On 18 August, a team of researchers in Seoul thrilled the archeological community when its members unearthed a ceramic pot at the site of Dobong Seowon, a Confucian academy built in the Joseon period (1392–1897). To the researchers’ elation, the pot contained 77 magnificent, expertly preserved Buddhist artifacts. Among this trove of ritual objects were an intricate vajra (a double-ended implement symbolizing indestructibility), metal bells and censers, and even a metal utensil indicating ownership by the Goryeo-era (918–1392) Buddhist temple over which Dobong Seowon was built. A Cultural Heritage Administration official told the press that this was the first time such a quantity of Goryeo Buddhist relics had been found at a Confucian site. The pot had been wrapped in a straw mat before being buried, hinting that the artifacts were interred on purpose to protect them from destruction by anti-Buddhist insurgents.
The hoard’s contents, which are currently protected by the National Palace Museum of Korea and likely to be designated state treasures, are not some distant irrelevance to Seoul’s gleaming skyscrapers and high-octane stress. Despite Catholicism and Evangelical Protestantism making deep inroads into South Korea (with several high-profile cases of conflict between Christians and Buddhists), Buddhism is partly insulated from obsoleteness by the historical continuity and identity with which it provides contemporary South Koreans.
Take the ongoing dispute over two images created in Korea but, until recently, enshrined in Japan: a bronze standing statue of Tathagata Buddha from the shrine of Kaijin-jinja and a seated Kannon bodhisattva from the temple Kannon-ji, both on Tsushima Island. The designated cultural properties were taken out of Japan by a theft ring of South Koreans in October 2012. Their return was prevented by a South Korean court due to conflicting theories on how they ended up in Japan. The Koreans believe that Japanese pirates first stole them centuries ago, and the debate has ignited patriotic passions and post-World War II grudges in a way only objects of a “national” religion can.
It is not just culture, art, or heritage that keep Buddhism important in South Korea. In the Subong Buddhist center in Causeway Bay, one of Hong Kong’s busiest shopping districts, one senses a hunger for more than the manufactured K-Pop and artificial glamor of Jun Ji-hyun or Kim Soo-hyun. Here I met Venerable Dae Bong, head of Musang Temple on Mount Gyeryong and a monk of Master Seung Sahn’s (1927–2004) Kwan Um School of Seon (Korean Zen). He cuts a quiet and courteous figure but remains a humorous and sharp observer of religious and social issues. Like many other contemporary teachers regardless of school or tradition, he is determined to ensure Buddhism stays pertinent not only in the West but also in South Korea, which has been his adopted home since 1984.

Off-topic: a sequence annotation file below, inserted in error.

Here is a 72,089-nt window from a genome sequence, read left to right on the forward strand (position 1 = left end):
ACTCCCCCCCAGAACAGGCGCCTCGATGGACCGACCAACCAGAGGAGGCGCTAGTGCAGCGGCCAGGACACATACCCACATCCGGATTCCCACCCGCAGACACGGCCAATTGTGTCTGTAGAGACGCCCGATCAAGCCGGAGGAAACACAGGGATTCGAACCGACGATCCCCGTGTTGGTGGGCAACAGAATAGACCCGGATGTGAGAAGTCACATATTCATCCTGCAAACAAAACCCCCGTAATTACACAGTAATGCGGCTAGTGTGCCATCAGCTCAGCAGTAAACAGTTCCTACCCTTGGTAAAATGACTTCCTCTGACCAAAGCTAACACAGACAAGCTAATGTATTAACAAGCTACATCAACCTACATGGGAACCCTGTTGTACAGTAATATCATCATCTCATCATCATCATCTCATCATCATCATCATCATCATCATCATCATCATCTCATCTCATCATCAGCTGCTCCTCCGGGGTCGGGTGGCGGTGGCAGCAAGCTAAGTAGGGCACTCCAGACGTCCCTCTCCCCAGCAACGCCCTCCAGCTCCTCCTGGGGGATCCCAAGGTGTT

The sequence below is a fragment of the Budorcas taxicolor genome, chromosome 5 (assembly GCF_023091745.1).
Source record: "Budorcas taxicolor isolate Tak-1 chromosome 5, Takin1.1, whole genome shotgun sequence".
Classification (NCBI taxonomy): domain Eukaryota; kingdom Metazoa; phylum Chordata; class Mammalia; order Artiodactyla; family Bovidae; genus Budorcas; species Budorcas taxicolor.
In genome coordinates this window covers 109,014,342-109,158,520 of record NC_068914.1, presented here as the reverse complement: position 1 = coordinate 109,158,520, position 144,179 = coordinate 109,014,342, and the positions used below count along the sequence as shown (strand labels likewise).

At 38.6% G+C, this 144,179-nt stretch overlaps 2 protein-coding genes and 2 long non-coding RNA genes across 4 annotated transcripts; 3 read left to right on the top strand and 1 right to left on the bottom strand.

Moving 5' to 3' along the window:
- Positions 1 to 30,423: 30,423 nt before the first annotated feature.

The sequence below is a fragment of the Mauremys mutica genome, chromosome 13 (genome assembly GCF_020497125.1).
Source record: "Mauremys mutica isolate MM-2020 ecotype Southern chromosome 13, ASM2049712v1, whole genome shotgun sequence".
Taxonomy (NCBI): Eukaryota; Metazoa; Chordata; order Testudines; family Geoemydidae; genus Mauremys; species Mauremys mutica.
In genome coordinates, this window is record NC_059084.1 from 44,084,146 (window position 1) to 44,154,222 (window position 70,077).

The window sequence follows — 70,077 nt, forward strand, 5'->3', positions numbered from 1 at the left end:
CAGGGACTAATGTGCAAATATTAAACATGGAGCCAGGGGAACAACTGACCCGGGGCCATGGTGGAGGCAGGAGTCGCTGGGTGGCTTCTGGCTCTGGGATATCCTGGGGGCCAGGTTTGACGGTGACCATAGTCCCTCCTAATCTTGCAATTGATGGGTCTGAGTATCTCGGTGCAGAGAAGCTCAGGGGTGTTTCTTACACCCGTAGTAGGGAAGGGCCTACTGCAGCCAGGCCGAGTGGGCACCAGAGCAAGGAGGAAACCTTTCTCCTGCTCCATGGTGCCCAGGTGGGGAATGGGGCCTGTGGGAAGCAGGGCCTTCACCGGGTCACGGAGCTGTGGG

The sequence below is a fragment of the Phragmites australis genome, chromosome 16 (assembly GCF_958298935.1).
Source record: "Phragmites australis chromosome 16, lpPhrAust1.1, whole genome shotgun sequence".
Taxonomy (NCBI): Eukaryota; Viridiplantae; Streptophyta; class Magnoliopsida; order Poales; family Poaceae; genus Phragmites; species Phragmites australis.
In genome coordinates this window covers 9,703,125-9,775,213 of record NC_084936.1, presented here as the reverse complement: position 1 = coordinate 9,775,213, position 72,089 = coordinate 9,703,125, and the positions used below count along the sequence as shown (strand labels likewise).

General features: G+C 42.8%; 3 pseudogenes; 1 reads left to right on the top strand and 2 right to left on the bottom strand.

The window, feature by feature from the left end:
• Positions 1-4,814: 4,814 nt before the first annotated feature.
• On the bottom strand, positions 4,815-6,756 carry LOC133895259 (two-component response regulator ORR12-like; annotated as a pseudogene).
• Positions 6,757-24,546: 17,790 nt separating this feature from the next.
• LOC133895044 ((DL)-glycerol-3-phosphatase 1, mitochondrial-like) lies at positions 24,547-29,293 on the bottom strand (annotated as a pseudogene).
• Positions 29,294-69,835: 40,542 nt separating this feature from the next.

Ven. Dae Bong is emphatic about his relatively fortunate background—appreciation is an important aspect of Seon practice. After practicing psychology for five years and ending up in a shipyard as a welder (he stresses that he enjoyed his time building ships much more than college), in 1977 he met Master Seung Sahn at the New Haven Zen Center in Connecticut. Ven. Dae Bong had a flash of inspiration when a student asked Master Seung Sahn what was sanity and what was insanity. Master Seung Sahn had only just started learning English and so asked for a translation, which was given as “What’s crazy and what’s not crazy?” Master Seung Sahn replied that to be very attached to something was to be very crazy, to be a little attached to something was a little crazy, and to be completely unattached was to be not crazy. He continued: “So, in this world, everybody’s crazy, because everyone is attached to ‘I.’” His lucid explanation of the “don’t know mind” spurred Ven. Dae Bong to take Refuge and eventually to ordain under him.